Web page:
The U.S. Internal Revenue Service (IRS), the agency responsible for collecting federal taxes in the country, is tackling cryptocurrency. It has already ruled that digital currencies are a form of property and last week set in place how earnings on any gains from hard forks should be classified. The agency has made another move and it seems that things are getting more serious.
According to an article by Kelly Phillips Erb on Forbes, on a form that is used in conjunction with the most commonly used tax filing form in the U.S., Form 1040, taxpayers could now see an entry asking if they have any financial interest in digital currencies. It comes in the form of a checkbox on the 2019 Form 1040, Schedule 1, Additional Income and Adjustments to Income, and specifically asks, “At any time during 2019, did you receive, sell, send, exchange or otherwise acquire any financial interest in any virtual currency?“
This is only a draft change—it hasn’t yet been cast in stone. The IRS explains of the change, “Taxpayers who file Schedule 1 to report income or adjustments to income that can’t be entered directly on Form 1040 should check the appropriate box to answer the virtual currency question. Taxpayers do not need to file Schedule 1 if their answer to this question is NO and they do not have to file Schedule 1 for any other purpose.”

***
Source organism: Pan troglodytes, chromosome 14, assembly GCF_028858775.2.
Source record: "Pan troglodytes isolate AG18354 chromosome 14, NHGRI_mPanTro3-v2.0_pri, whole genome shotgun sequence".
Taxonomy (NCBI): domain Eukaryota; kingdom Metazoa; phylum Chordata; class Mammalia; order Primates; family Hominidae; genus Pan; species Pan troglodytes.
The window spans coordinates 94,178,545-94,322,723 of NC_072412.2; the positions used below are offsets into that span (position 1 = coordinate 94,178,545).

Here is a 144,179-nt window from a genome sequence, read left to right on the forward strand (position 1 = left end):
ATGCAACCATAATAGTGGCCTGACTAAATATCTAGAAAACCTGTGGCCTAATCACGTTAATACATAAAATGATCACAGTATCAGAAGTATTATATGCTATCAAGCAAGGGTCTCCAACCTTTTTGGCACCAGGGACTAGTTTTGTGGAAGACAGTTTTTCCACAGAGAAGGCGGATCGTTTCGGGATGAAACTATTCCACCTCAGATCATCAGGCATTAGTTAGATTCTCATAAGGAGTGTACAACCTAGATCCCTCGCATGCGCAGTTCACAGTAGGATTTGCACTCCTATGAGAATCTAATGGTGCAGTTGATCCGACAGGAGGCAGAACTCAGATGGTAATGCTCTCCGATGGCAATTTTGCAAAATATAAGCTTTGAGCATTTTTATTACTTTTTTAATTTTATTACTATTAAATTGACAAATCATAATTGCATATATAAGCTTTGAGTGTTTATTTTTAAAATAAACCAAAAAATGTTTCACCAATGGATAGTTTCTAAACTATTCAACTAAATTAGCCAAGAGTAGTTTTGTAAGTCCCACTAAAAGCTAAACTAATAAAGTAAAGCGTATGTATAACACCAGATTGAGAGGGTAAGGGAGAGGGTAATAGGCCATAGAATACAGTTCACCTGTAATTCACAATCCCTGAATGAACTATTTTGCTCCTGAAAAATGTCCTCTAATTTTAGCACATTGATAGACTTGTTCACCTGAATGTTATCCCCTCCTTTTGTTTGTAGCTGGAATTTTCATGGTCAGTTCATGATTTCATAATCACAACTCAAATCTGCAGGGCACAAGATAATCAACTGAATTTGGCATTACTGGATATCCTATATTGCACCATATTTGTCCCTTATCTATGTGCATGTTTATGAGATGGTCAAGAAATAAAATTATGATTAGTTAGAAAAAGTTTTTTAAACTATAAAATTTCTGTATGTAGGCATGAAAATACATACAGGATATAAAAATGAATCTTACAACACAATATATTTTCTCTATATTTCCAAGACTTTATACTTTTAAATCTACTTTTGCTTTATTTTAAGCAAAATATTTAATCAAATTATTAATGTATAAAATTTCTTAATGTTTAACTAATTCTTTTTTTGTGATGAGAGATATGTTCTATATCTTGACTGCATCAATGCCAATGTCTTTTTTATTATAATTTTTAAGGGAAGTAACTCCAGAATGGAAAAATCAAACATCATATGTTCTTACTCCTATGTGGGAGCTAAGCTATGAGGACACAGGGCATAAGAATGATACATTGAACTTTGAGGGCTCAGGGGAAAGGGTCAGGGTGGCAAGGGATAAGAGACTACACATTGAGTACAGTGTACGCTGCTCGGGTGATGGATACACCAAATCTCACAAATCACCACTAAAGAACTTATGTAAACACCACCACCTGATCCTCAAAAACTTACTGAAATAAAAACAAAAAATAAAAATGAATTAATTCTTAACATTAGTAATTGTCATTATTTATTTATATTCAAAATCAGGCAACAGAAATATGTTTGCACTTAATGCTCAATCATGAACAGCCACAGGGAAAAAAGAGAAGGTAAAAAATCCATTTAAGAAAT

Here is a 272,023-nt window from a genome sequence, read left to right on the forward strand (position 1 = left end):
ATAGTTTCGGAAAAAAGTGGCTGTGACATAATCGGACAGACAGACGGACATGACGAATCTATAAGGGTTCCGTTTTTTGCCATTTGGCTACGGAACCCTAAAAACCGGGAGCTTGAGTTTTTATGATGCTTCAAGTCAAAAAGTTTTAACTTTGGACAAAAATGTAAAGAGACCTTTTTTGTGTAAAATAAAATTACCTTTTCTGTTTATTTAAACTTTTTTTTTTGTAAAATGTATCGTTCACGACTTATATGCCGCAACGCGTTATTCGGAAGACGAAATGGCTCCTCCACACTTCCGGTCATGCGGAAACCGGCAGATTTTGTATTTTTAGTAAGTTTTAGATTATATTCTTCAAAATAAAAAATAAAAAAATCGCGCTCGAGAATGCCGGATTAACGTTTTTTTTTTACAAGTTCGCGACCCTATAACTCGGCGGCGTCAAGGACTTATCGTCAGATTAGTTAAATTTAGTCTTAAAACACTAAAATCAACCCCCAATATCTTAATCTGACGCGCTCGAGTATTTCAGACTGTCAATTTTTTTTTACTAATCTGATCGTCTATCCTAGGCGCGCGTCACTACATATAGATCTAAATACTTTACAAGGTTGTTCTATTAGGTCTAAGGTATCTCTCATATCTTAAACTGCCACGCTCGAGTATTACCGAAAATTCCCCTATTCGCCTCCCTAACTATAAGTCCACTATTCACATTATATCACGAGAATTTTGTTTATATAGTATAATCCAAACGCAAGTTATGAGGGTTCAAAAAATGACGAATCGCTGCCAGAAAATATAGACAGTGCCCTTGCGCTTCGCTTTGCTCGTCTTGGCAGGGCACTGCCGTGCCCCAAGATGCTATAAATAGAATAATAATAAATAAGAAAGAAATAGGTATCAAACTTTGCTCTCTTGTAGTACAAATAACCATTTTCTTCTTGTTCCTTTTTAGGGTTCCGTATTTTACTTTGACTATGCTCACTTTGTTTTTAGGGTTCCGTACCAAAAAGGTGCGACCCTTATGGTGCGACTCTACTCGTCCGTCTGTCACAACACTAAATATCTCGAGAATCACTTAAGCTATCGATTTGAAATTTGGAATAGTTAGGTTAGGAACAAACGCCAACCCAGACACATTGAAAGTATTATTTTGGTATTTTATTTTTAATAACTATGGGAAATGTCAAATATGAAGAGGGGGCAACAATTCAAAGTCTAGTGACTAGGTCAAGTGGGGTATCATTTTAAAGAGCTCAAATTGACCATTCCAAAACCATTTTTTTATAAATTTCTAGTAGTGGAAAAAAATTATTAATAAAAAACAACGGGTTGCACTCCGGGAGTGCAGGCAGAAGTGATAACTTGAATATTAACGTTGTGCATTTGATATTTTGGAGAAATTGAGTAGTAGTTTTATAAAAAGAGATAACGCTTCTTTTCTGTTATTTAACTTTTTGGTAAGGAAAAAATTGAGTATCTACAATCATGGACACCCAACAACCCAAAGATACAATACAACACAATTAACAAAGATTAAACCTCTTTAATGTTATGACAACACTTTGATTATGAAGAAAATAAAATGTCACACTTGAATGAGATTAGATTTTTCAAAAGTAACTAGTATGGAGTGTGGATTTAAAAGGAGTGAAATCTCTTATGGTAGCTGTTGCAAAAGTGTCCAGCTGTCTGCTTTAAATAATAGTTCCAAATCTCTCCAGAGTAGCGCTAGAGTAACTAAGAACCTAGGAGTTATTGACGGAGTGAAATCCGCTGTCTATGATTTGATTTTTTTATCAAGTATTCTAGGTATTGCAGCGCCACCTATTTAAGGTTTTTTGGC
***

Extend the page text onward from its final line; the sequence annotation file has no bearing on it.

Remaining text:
However, there is apparently some room for the IRS to improve its crypto discovery activity. The question appears on the Schedule I form, but not all taxpayers have to use the form—they may not even realize they should use it just for this single question when no other questions on the form have been applicable in the past.